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The New Challenges

Israel, Ma'ariv

By Amos Gilboa

Two major Islamic powers, Turkey and Iran, which are not Arab-speaking, have already begun to compete for hegemony in the Arab-speaking Middle East...“Islam-Israeli conflict” from now on?


Translated by Viktoria Lymar

Edited by Steven Stenzler


2 July 2012


The earthquake in the Middle East has strengthened Islam over the Arab national consciousness. When the U.S. is standing aloof, Israel has no choice left but to manage and contain the conflict.


At the moment, when there is an elected president of the Muslim Brotherhood in Egypt, [we] can analyze what’s up with the Middle East and its immediate surroundings through three key characteristics.

The first of them is the transformation of identities and alliances: from the world of Arab nationalism, Arab identity, Arab unions, we’re entering a Middle East whose central component of identity is Islam. Nothing could be more detached from reality than the suggestion of President Shimon Peres to the President of Russia Vladimir Putin that the Arab League would receive a two-year mandate on Syria as a solution to the events happening there.

In practice, the Arab League is “dead - alive.” Two major Islamic powers, Turkey and Iran, which are not Arab-speaking, have already begun to compete for hegemony in the Arab-speaking Middle East.

What’s interesting is that the Arab nation-states and the secular Arab military regimes emerged in the wake of the Arab defeat in 1948 in the War of Independence. These regimes are falling now not because of Israel but instead, because of their social-economic failure.

Since 1948, our conflict with the Arab states has been called the “Arab-Israeli conflict.” Is it to be called the “Islam-Israeli conflict” from now on? Anyone reading the Hamas Charter will see: for the organization, it’s long since the conflict is against the Jews who took over the land of Allah.


Conflict Management


The second notable feature is the continued atrophy of the Western [super] powers, with the United States at their head, and their helplessness in the face of the goings-on in the region. This is in parallel to the attempt of the powers such as Russia and China to try to influence in some way what is taking place in the region. When the President of the United States declared that it was “on the right side of history”1 and therefore, threw Mubarak into the dustbin of history, he signals to everybody that America doesn’t have a policy, but rather just a need to predict where history flows to.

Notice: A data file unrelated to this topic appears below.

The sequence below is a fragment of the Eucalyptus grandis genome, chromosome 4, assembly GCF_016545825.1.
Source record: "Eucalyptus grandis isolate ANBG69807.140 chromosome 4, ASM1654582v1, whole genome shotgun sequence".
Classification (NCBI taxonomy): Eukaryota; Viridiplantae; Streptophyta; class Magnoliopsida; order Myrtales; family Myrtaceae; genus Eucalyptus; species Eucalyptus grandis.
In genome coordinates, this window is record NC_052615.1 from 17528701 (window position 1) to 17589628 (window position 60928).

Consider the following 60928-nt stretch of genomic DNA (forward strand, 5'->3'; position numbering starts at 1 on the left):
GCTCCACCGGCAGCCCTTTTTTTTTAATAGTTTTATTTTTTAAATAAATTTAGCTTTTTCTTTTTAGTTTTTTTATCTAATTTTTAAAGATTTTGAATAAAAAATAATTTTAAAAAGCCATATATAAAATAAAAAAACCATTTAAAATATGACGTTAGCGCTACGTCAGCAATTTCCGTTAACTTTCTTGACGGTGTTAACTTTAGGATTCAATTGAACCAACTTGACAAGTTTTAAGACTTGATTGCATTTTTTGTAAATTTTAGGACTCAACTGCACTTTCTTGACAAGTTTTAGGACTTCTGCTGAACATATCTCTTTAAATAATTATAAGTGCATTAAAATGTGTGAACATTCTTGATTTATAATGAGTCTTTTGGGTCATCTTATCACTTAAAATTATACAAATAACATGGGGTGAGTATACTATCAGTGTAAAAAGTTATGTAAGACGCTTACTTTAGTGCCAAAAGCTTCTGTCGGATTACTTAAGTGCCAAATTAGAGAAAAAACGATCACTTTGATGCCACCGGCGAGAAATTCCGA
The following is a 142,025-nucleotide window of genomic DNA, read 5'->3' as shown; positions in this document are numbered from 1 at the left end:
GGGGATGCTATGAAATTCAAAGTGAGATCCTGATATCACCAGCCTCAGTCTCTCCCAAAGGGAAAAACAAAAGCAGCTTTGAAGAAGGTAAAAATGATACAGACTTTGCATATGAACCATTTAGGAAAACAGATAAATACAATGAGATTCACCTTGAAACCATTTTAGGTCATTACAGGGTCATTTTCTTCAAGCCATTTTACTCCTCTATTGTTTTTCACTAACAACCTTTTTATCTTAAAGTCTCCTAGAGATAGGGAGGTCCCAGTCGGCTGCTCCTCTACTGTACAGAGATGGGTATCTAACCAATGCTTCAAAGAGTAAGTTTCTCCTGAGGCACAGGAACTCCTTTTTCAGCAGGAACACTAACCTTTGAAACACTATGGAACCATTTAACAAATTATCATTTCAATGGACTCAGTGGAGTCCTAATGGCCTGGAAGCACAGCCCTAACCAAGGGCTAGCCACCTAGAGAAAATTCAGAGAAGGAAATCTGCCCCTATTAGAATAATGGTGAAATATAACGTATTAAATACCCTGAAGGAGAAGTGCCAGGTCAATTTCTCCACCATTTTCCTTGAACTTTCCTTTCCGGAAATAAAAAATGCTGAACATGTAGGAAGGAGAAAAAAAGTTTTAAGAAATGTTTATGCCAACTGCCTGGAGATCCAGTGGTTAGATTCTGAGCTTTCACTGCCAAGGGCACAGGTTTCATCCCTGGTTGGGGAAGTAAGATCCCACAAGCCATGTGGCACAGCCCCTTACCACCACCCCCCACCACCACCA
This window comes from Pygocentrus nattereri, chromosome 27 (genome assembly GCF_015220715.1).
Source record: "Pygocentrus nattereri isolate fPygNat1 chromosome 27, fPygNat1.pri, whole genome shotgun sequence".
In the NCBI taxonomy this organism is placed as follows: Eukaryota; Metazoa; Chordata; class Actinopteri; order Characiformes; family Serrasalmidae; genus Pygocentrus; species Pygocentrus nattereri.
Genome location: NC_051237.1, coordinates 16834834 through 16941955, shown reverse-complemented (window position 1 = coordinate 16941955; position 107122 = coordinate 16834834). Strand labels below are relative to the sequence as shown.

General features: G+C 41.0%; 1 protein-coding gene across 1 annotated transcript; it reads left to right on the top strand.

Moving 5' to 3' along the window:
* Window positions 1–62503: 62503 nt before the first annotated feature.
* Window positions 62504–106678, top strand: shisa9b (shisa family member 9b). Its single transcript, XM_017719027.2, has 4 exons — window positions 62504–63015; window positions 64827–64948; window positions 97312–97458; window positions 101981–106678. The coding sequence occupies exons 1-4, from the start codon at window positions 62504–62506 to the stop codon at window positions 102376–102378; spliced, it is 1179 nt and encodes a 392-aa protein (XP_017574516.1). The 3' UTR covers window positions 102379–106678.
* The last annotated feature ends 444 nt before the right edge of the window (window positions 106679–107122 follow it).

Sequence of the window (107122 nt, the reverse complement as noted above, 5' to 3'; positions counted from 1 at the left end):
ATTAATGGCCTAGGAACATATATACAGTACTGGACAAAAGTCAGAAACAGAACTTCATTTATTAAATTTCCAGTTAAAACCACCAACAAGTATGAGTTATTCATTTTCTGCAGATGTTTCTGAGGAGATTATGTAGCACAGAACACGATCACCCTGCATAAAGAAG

The third trait is that the Middle East is located in the heart of a volcano that creates a relentless dynamic of instability and surprises. Will the map of the countries, as it was designed about 100 years ago, remain or change? In several countries, like Sudan, it has changed already. What’s going to be in Iraq, in Syria, in Lebanon? All the monarchic regimes in the region are still standing. Until when? Where is the Islamic Egypt to turn? Will it forge an alliance with Saudi Arabia in order to establish an Arab axis against Iran? Or will it become joined to Iran, actually?

The State of Israel is facing a hostile region, similar to the situation it found itself in after its foundation in 1948. However, then it was weak in all respects – whereas today, it is the third regional power along with Iran and Turkey.

What are Israel’s “dos and don’ts” commandments? First, not to try to interfere in what is occurring around us; second, not to get dragged into provocations and not to go into adventures, like the “elimination of Hamas” – or, differently, to position ourselves alone against Iran; third, to abandon the pursuit of peace agreements or permanent arrangements and the sick obsession with a “quick settlement with the Palestinians” (which one? With the Hamas state in Gaza?) – of course, without discarding the very professed desire for peace.  

Management of the conflict and its containment are those that should guide us now – and not its solution. And the two last ones are no less important: to maintain the alert and readiness of the IDF2 and to protect the special relationship with the United States.


The author is Brigadier General (res.), adviser on intelligence affairs to the Israeli intelligence community and lecturer on intelligence. He has held several senior positions in the Intelligence Corps and in the Intelligence Department of the IDF General Staff, most recently as Head of the Research Division. He also served as Adviser to the Prime Minister on Arab Affairs and as Adviser to the Defense Minister.


Original Hebrew article:




2. Israel Defense Forces, lit. "Defensive Army for Israel"